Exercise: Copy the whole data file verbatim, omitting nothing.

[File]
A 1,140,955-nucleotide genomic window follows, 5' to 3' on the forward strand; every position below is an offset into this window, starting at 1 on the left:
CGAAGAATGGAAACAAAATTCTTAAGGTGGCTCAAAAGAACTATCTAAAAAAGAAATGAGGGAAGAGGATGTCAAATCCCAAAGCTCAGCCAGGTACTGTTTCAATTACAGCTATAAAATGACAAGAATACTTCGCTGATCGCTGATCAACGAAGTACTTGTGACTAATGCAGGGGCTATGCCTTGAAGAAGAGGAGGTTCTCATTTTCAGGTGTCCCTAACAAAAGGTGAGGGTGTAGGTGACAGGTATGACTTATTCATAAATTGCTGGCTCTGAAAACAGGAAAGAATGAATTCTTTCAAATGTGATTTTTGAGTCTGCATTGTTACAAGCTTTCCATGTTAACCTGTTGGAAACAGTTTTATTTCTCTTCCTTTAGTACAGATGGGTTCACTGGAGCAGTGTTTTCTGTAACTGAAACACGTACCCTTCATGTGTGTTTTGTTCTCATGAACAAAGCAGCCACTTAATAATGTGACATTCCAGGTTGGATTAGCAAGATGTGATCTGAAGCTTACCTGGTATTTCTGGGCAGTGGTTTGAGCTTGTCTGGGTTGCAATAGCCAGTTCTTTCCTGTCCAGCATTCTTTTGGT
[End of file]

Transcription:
A 1,140,955-nucleotide genomic window follows, 5' to 3' on the forward strand; every position below is an offset into this window, starting at 1 on the left:
CGAAGAATGGAAACAAAATTCTTAAGGTGGCTCAAAAGAACTATCTAAAAAAGAAATGAGGGAAGAGGATGTCAAATCCCAAAGCTCAGCCAGGTACTGTTTCAATTACAGCTATAAAATGACAAGAATACTTCGCTGATCGCTGATCAACGAAGTACTTGTGACTAATGCAGGGGCTATGCCTTGAAGAAGAGGAGGTTCTCATTTTCAGGTGTCCCTAACAAAAGGTGAGGGTGTAGGTGACAGGTATGACTTATTCATAAATTGCTGGCTCTGAAAACAGGAAAGAATGAATTCTTTCAAATGTGATTTTTGAGTCTGCATTGTTACAAGCTTTCCATGTTAACCTGTTGGAAACAGTTTTATTTCTCTTCCTTTAGTACAGATGGGTTCACTGGAGCAGTGTTTTCTGTAACTGAAACACGTACCCTTCATGTGTGTTTTGTTCTCATGAACAAAGCAGCCACTTAATAATGTGACATTCCAGGTTGGATTAGCAAGATGTGATCTGAAGCTTACCTGGTATTTCTGGGCAGTGGTTTGAGCTTGTCTGGGTTGCAATAGCCAGTTCTTTCCTGTCCAGCATTCTTTTGGT